Future research in AI-mediated and robotic improvisation should make their artifact’s relationship to the superhuman theme explicit. A robot may employ superhuman capabilities, such as computational power, to surpass human memory and physical capabilities when improvising. But roboticists must embrace and highlight the ways in which a robotic improviser falls short in their design. The tension between utopia and disappointment will enrich the expressive potential of a human-robot joint improvisation.

8.3 Fragility and Uncertainty as Metrics for Success

We also argue for a new paradigm in building AI and robotic models by embedding improvisation principles in the conception phase, as well as in the metrics for their evaluation. AI and robotics engineers usually measure their work with respect to metrics of stability, reliability, and performance (in the engineering sense). One of the gaps exposed in our analysis of the superhuman theme is that empathy, vulnerability, and risk are at the core of good improvisation.

Designers of improvising robots should imagine artificial improvising models that embrace uncertainty and fragility. In this alternative scenario, models are built under ambiguous and incomplete conditions that produce fluid and temporal systems. Models evolve into new creations where new knowledge is produced in real-time. Here, code might break, or robots might consist of collapsible or decaying components. A musician might have to build an instrument as they play on a stage. Also, roboticists must learn to be comfortable relinquishing some control since their creation might be used in a different manner than intended.

In summary, the convergence of experts from divergent fields could help roboticists and musicians who want to collaborate on building improvising machines make sense of both the promises and the gaps toward this goal. The qualitative exploration provided here could help guide toward productive themes to explore and warn of potential pitfalls in the translation of concepts between the performance and engineering communities. When examining all of the gaps mentioned above, it is also important that both communities should make explicit their delimited views of improvisation.

9 Limitations

The themes and insights provided above are subject to several methodological limitations. First, the workshops were not made up of a representative sample of musicians or researchers, but each was an organized research activity between existing collaborators. Along the same lines, the authors of this paper served in multiple roles: we were organizers of the workshops and active participants in the discussions. As a result, this paper’s thematic analysis was not done blindly or by multiple, independent, and correlated coders. Instead, the analysis came out of a discussion of the insights gleaned from the documentation collected during the workshops. Subsequently, the work described here falls under the category of qualitative conclusions drawn from an embedded research activity, rather than a controlled study of music improvisation.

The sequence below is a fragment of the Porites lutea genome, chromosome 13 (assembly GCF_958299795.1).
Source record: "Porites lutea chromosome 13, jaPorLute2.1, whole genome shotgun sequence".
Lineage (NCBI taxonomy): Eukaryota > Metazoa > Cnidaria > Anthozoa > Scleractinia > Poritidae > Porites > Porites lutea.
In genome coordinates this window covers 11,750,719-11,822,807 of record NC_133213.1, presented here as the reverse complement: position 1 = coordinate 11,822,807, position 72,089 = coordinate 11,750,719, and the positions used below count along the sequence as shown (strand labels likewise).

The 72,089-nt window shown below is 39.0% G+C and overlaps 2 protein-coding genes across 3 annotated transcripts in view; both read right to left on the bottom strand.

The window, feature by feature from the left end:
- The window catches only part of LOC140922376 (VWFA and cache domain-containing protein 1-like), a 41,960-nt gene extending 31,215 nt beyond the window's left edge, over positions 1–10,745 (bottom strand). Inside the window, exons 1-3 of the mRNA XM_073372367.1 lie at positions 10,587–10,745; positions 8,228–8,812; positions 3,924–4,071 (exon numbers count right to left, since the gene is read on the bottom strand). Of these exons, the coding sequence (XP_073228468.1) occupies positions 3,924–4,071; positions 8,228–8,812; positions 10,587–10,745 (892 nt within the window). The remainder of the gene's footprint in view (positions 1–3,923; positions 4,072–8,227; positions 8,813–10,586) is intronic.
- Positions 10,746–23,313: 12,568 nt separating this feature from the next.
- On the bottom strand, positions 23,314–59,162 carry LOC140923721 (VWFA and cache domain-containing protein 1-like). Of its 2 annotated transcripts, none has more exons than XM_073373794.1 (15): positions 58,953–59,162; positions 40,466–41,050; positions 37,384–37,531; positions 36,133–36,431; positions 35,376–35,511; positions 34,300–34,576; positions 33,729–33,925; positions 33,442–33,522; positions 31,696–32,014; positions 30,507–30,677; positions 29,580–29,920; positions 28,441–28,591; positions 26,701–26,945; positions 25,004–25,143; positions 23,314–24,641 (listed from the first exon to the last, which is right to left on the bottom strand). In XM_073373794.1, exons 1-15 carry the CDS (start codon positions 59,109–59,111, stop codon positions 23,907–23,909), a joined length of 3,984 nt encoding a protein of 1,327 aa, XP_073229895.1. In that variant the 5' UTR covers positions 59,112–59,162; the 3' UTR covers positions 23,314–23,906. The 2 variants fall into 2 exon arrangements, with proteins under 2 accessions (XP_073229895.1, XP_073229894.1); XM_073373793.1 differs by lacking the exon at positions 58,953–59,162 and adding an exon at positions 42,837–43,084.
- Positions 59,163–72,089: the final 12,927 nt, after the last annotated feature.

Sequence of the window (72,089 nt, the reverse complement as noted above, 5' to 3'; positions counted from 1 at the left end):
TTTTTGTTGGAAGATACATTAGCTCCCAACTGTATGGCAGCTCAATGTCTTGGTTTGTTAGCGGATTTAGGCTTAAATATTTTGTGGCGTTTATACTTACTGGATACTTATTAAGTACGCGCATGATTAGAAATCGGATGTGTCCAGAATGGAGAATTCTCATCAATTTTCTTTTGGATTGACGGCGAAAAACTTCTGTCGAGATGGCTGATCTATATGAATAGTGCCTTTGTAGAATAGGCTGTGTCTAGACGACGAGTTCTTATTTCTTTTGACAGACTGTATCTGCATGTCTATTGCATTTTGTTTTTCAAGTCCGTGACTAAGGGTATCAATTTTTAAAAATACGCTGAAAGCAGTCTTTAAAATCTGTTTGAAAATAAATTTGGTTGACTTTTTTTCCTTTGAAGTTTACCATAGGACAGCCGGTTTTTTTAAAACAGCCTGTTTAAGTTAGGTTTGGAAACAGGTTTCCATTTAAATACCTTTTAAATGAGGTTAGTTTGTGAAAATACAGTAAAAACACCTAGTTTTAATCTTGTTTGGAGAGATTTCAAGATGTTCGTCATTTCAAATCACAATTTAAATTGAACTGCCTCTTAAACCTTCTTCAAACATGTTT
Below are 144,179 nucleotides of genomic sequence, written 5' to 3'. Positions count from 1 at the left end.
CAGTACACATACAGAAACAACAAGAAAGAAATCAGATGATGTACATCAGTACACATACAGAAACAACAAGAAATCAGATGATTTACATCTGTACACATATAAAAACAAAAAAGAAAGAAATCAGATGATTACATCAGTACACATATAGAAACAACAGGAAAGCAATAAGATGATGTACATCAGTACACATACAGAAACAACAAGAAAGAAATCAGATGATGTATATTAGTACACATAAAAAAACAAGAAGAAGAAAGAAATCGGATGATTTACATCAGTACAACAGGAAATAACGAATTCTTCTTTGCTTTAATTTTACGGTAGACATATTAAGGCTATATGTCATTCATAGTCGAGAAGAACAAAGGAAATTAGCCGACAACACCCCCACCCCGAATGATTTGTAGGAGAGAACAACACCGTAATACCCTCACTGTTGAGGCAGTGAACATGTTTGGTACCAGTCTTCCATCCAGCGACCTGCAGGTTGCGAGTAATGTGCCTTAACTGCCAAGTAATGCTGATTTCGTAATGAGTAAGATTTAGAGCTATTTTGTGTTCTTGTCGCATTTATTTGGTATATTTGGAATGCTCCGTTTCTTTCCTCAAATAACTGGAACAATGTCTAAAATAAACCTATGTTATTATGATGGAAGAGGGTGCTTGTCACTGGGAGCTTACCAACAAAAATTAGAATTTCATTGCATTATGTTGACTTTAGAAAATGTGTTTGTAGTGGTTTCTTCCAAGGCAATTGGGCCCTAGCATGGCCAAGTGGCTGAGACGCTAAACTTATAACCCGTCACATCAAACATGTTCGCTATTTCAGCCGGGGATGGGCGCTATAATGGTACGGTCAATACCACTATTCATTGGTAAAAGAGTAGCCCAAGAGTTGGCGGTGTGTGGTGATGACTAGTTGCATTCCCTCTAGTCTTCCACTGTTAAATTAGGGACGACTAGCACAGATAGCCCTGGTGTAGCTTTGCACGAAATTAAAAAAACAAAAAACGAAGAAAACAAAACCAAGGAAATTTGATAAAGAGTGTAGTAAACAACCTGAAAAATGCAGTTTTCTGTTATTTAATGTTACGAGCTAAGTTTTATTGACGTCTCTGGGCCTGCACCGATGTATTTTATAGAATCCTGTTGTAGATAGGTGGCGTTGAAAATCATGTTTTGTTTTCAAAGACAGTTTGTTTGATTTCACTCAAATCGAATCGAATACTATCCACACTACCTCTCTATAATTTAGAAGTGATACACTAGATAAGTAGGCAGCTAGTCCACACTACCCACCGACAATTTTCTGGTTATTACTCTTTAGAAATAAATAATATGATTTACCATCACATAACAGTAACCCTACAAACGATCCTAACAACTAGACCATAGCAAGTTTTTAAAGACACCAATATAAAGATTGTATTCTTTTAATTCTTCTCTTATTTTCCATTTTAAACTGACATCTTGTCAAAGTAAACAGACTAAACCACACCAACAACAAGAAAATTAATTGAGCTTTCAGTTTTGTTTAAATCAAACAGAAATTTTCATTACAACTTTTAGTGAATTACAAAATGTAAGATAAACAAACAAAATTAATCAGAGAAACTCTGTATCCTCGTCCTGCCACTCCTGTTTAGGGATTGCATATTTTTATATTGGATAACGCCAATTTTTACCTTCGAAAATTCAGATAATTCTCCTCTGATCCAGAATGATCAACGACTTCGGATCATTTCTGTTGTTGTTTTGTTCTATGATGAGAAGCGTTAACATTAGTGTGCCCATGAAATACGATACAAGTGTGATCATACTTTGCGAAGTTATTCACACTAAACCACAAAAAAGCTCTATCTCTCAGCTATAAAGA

Data Availability Statement

The raw data supporting the conclusions of this article will be made available by the authors, without undue reservation.

Ethics Statement

Ethical review and approval was not required for the study on human participants in accordance with the local legislation and institutional requirements. Written informed consent from the participants was not required to participate in this study in accordance with the national legislation and the institutional requirements. Written informed consent was obtained from the individual(s) for the publication of any potentially identifiable images or data included in this article.

Author Contributions

All authors contributed to the development of the joint workshop; AC and GH contributed to the analysis of the data and to the writing of the article.


This work was funded by an award by the Cornell President’s NYC Visioning Committee. AC was additionally funded by a Cornell Sloan Fellowship.

Conflict of Interest

The authors declare that the research was conducted in the absence of any commercial or financial relationships that could be construed as a potential conflict of interest.


Anderson, J. R. (1996). Act: a simple theory of complex cognition. Am. Psychol. 51, 355. doi:10.1037/0003-066x.51.4.355

CrossRef Full Text | Google Scholar

Assayag, G., Bloch, G., Chemillier, M., Cont, A., and Dubnov, S. (2006). Omax brothers: a dynamic yopology of agents for improvization learning. In Proceedings of the 1st ACM workshop on Audio and music computing multimedia, Santa Barbara, CA, October 2006. 125–132.

Google Scholar

Bjurwill, C. (1993). Read and react: the football formula. Percept. Mot. Skills 76, 1383–1386. doi:10.2466/pms.1993.76.3c.1383